Art Gallery – Flower and butterfly kakemono

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Many of my beloved friends and family members appreciate and encourage my kimono addiction, but when it comes to giving me gifts they openly admit they’re not comfortable buying kimono for me – either they’re unsure of where to start, they’re not familiar with sizing structures, or are just not familiar enough with my tastes or the specifics of what I want/need. This has led to a wonderful trend of people giving me gifts of artwork that are related, either directly or indirectly, to my passion for Japanese aesthetics.

I love all these pieces, and while I can’t really carry them around outside to share with the world like I do when I wear kimono out, I realized there’s nothing stopping me from sharing them with my wonderful readers who would probably appreciate them as much as I do.

This one is a gorgeous kakemono or kakejiku, a painted wall-scroll attached to a fabric backing, usually for hanging in an alcove in a traditional Japanese room. It was a gift from a dear family friend – I’m not entirely sure where he got it, I think it was found in a box while he was cleaning out his mother’s house. Wherever it’s from, it’s really lovely. The painting itself is a cascade of pink flowers and a tiny stylized butterfly. I often find depictions of butterflies a bit twee and frilly in Japanese art, but this one is sort of geometric and absolutely original, and fits perfectly with the stylized flowers.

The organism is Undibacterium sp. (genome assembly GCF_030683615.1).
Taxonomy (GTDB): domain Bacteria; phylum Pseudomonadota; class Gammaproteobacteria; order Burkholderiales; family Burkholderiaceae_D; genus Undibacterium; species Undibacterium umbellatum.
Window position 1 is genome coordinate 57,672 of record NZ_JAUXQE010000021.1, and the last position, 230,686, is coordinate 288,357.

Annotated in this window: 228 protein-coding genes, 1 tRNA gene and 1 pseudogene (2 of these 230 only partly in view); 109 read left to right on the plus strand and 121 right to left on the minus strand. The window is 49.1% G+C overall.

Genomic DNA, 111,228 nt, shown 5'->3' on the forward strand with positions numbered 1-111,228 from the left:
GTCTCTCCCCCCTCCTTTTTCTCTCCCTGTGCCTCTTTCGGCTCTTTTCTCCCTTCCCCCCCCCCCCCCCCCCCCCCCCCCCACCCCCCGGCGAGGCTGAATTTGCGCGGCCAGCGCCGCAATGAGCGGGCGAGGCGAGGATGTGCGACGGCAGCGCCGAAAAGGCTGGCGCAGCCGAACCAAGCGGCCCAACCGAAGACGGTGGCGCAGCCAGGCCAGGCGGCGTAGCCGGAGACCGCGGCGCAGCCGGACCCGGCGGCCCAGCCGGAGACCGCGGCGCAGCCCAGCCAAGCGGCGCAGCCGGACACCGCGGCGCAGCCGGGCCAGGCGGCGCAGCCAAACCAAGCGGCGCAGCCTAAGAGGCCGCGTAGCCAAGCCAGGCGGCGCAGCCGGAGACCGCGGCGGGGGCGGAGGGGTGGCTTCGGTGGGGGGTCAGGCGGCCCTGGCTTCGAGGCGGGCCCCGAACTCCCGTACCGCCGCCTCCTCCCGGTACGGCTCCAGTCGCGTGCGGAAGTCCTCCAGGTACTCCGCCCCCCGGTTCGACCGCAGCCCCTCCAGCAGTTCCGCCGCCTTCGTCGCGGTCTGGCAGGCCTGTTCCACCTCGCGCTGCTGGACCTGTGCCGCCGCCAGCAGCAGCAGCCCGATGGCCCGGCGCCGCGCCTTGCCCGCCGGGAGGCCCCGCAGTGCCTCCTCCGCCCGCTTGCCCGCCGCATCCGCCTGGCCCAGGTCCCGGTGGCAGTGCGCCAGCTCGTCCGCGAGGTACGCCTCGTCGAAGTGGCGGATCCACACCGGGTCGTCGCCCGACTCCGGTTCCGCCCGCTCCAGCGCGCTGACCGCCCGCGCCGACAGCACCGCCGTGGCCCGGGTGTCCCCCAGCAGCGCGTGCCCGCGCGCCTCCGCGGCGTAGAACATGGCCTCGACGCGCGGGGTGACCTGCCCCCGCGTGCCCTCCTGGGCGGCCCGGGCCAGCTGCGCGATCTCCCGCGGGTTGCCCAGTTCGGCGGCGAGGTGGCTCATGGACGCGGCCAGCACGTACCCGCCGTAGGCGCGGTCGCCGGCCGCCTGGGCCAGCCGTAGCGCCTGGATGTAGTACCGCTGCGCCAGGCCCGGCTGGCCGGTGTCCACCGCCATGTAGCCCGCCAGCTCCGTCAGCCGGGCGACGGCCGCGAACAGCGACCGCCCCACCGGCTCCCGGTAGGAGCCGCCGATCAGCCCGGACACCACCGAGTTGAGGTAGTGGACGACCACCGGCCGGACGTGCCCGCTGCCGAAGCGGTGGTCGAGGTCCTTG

I’m not sure if the painting itself is Japanese or Chinese in origin (a lot of these are also made for the Chinese export industry), but here is a close-up of the calligraphy on it – if anyone has any ideas what it might say I’d love to know.

I hope you enjoyed this odd little venture outside the specific realm of kimono, because there will be at least a few more of these to come in the near future!

Black synthetic multi-season flower komon

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I know one of my kimono resolutions was not to buy things just because they were affordable and kind of cute, but I technically bid on this at the end of 2010, so I’m safe, right? Also, it’s exceptionally adorable and I did indeed get it for a steal. I’ve also resolved to wear kimono out of the house more frequently, so casual washable kimono are always a good thing to have.